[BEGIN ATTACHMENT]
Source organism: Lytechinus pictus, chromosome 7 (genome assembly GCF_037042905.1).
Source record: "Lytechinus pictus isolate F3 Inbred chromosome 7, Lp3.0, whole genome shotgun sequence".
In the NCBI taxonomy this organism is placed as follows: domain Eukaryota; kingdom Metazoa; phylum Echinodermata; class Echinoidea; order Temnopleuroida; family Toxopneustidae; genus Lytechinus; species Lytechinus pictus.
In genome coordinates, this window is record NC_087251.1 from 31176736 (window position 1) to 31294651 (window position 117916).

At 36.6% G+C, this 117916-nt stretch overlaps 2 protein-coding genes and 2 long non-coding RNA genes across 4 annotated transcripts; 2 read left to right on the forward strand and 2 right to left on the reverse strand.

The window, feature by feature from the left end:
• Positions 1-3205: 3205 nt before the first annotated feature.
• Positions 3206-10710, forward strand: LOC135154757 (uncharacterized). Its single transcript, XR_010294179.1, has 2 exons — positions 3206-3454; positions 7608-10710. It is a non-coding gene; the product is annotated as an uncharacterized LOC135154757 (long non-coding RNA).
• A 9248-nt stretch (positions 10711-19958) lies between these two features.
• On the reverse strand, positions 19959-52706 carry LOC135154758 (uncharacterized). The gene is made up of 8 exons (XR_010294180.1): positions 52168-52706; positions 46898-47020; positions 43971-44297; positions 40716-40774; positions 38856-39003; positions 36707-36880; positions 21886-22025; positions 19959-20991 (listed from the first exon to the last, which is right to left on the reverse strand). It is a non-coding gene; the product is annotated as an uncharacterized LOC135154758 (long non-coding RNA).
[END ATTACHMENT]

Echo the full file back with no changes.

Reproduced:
Source organism: Lytechinus pictus, chromosome 7 (genome assembly GCF_037042905.1).
Source record: "Lytechinus pictus isolate F3 Inbred chromosome 7, Lp3.0, whole genome shotgun sequence".
In the NCBI taxonomy this organism is placed as follows: domain Eukaryota; kingdom Metazoa; phylum Echinodermata; class Echinoidea; order Temnopleuroida; family Toxopneustidae; genus Lytechinus; species Lytechinus pictus.
In genome coordinates, this window is record NC_087251.1 from 31176736 (window position 1) to 31294651 (window position 117916).

At 36.6% G+C, this 117916-nt stretch overlaps 2 protein-coding genes and 2 long non-coding RNA genes across 4 annotated transcripts; 2 read left to right on the forward strand and 2 right to left on the reverse strand.

The window, feature by feature from the left end:
• Positions 1-3205: 3205 nt before the first annotated feature.
• Positions 3206-10710, forward strand: LOC135154757 (uncharacterized). Its single transcript, XR_010294179.1, has 2 exons — positions 3206-3454; positions 7608-10710. It is a non-coding gene; the product is annotated as an uncharacterized LOC135154757 (long non-coding RNA).
• A 9248-nt stretch (positions 10711-19958) lies between these two features.
• On the reverse strand, positions 19959-52706 carry LOC135154758 (uncharacterized). The gene is made up of 8 exons (XR_010294180.1): positions 52168-52706; positions 46898-47020; positions 43971-44297; positions 40716-40774; positions 38856-39003; positions 36707-36880; positions 21886-22025; positions 19959-20991 (listed from the first exon to the last, which is right to left on the reverse strand). It is a non-coding gene; the product is annotated as an uncharacterized LOC135154758 (long non-coding RNA).